DNA Barcodes Fail to Accurately Differentiate Species Within Hawaiian Plant Lineages
Jeff Stallman1, Vicki Funk2, Jonathan Price1, Matthew Knope1
1University of Hawaii Hilo, Hilo, HI. 2Smithsonian Institution, Washington, DC


IV. Putting Research into Practice for Thriving 'Åina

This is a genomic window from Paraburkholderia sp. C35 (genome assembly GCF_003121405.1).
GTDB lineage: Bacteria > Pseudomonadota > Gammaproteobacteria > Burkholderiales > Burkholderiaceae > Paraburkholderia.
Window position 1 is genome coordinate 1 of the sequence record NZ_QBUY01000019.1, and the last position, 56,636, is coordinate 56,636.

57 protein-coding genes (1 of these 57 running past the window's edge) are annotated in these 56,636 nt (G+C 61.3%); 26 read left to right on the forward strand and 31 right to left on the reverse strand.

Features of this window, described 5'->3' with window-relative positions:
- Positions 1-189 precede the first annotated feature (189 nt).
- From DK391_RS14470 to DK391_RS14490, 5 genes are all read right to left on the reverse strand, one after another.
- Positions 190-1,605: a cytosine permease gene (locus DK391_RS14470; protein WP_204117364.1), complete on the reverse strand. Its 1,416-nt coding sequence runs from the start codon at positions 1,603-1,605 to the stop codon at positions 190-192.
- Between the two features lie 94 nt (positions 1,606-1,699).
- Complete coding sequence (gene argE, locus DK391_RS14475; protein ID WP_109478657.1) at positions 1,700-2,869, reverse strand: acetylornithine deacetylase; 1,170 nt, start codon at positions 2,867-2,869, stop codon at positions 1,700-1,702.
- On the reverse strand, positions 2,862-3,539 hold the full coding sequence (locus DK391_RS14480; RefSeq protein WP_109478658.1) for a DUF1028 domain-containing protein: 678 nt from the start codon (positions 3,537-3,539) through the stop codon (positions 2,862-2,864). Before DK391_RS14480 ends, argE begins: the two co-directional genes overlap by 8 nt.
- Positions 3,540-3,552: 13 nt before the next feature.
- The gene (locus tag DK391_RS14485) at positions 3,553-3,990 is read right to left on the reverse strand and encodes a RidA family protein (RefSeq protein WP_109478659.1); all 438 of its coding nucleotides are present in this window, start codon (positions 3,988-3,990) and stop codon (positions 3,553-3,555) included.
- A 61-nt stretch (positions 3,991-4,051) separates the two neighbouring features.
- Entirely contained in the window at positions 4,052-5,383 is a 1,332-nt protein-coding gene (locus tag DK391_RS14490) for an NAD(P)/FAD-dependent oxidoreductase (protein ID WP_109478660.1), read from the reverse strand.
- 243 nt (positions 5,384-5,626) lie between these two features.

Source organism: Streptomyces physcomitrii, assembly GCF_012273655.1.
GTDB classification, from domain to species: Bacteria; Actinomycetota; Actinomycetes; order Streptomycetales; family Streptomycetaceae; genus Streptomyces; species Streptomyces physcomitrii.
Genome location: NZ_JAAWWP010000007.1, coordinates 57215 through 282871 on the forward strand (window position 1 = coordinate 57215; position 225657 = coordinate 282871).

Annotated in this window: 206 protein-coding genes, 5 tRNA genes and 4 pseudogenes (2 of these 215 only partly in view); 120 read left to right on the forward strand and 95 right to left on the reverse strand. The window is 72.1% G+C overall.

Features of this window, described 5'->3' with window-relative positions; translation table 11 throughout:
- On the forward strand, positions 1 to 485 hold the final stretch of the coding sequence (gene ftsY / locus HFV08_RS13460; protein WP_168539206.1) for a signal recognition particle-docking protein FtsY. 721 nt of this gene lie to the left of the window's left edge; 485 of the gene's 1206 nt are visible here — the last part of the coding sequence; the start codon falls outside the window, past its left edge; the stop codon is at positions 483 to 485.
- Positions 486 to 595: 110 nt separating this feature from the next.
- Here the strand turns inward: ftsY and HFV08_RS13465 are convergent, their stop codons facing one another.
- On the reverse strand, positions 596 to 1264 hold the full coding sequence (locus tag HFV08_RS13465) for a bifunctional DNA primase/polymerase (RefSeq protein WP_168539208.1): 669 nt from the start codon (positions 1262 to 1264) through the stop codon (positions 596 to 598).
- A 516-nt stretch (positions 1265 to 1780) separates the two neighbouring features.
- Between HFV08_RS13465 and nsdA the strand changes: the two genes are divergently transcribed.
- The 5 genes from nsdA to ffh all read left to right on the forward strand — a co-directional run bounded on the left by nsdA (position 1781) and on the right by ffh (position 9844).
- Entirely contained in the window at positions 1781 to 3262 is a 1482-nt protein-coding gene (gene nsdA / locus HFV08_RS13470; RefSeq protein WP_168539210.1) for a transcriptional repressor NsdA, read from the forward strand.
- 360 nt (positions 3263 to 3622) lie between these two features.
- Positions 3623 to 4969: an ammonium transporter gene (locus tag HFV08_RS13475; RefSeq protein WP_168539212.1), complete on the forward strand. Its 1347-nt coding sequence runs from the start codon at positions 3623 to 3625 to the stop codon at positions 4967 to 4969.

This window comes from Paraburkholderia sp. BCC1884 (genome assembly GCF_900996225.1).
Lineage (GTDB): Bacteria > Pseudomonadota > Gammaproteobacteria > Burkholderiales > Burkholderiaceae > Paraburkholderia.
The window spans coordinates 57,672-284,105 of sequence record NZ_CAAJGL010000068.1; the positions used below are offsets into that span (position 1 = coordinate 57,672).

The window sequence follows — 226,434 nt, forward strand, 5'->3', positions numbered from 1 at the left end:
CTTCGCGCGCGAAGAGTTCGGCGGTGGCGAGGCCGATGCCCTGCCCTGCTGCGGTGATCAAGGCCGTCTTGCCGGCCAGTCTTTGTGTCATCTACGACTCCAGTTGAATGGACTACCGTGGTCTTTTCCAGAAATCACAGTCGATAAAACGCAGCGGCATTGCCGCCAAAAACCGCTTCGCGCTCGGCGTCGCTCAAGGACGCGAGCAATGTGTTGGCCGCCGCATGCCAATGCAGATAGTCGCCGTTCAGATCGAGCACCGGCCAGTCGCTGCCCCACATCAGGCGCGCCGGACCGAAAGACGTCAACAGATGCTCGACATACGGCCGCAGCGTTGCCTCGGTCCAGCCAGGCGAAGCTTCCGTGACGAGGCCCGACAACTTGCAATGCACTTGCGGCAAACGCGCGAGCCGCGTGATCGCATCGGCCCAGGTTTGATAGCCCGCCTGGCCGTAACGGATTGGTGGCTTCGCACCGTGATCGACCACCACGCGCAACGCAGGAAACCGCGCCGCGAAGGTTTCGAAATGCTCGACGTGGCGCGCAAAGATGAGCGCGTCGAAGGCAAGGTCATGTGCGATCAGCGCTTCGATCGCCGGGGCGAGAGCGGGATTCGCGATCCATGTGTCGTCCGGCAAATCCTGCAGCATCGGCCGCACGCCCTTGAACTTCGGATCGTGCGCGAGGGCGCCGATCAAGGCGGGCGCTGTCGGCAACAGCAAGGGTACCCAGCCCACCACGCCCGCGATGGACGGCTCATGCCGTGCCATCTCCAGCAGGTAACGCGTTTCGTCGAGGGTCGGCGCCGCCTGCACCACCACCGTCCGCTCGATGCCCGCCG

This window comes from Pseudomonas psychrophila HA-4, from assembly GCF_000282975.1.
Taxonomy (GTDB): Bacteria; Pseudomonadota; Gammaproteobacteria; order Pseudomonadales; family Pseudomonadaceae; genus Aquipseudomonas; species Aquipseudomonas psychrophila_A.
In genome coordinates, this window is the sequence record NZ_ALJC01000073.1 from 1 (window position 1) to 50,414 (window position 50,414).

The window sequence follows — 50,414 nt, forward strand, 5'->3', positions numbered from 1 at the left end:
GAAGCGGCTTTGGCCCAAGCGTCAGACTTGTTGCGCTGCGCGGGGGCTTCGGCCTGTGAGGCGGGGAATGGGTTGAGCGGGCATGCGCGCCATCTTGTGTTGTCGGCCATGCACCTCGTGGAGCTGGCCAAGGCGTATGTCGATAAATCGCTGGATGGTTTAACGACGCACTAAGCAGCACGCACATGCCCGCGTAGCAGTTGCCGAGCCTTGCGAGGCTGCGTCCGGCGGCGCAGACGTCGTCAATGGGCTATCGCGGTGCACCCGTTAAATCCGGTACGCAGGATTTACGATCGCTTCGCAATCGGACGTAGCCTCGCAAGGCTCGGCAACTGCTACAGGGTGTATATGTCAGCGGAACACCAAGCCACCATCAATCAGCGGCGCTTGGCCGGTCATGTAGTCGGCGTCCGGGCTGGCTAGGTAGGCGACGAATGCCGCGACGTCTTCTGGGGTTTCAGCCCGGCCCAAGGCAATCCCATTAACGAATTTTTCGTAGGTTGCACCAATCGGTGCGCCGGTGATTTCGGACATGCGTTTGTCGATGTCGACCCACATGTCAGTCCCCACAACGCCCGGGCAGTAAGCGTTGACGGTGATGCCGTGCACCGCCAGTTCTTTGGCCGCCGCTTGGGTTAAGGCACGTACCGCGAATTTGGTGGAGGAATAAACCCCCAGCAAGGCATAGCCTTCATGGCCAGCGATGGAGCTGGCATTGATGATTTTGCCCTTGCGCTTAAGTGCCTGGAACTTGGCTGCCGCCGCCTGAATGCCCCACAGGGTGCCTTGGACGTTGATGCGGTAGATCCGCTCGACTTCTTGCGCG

While DNA barcoding has been largely successful in differentiating animal species for over 15 years, the search for the most effective loci and evaluative methods for plants continues. DNA barcoding could be useful to conservationists in Hawaii, and elsewhere, where overlapping geographic ranges and morphologies of endangered and non-endangered plant species occur, preventing rapid and reliable identification for anyone other than taxonomic experts. Floras of young, oceanic islands are a particularly severe test of the utility of DNA barcoding, because rapid speciation often results in short time periods for diagnostic mutations to occur. Recently, however, methods using molecular characters and geographic range data, rather than genetic distance and monophyly, have shown some success in differentiating plant species in the Canary Islands. Utilizing this approach, in addition to distance and monophyly methods, we used four common DNA barcodes to test 21 lineages of Hawaiian plants at the nuclear ITS2 locus, nine lineages at each of the plastid loci trnH-psbA and rbcL, and eight lineages at the plastid locus matK using newly generated DNA sequences and sequences downloaded from Genbank. Results show low discrimination success within the same lineage with all methods of analysis. These results highlight the continued importance of taxonomy based on morphology, and point to the need for additional genomic resources if DNA barcodes are to be used to accurately differentiate plant species derived from recent speciation events.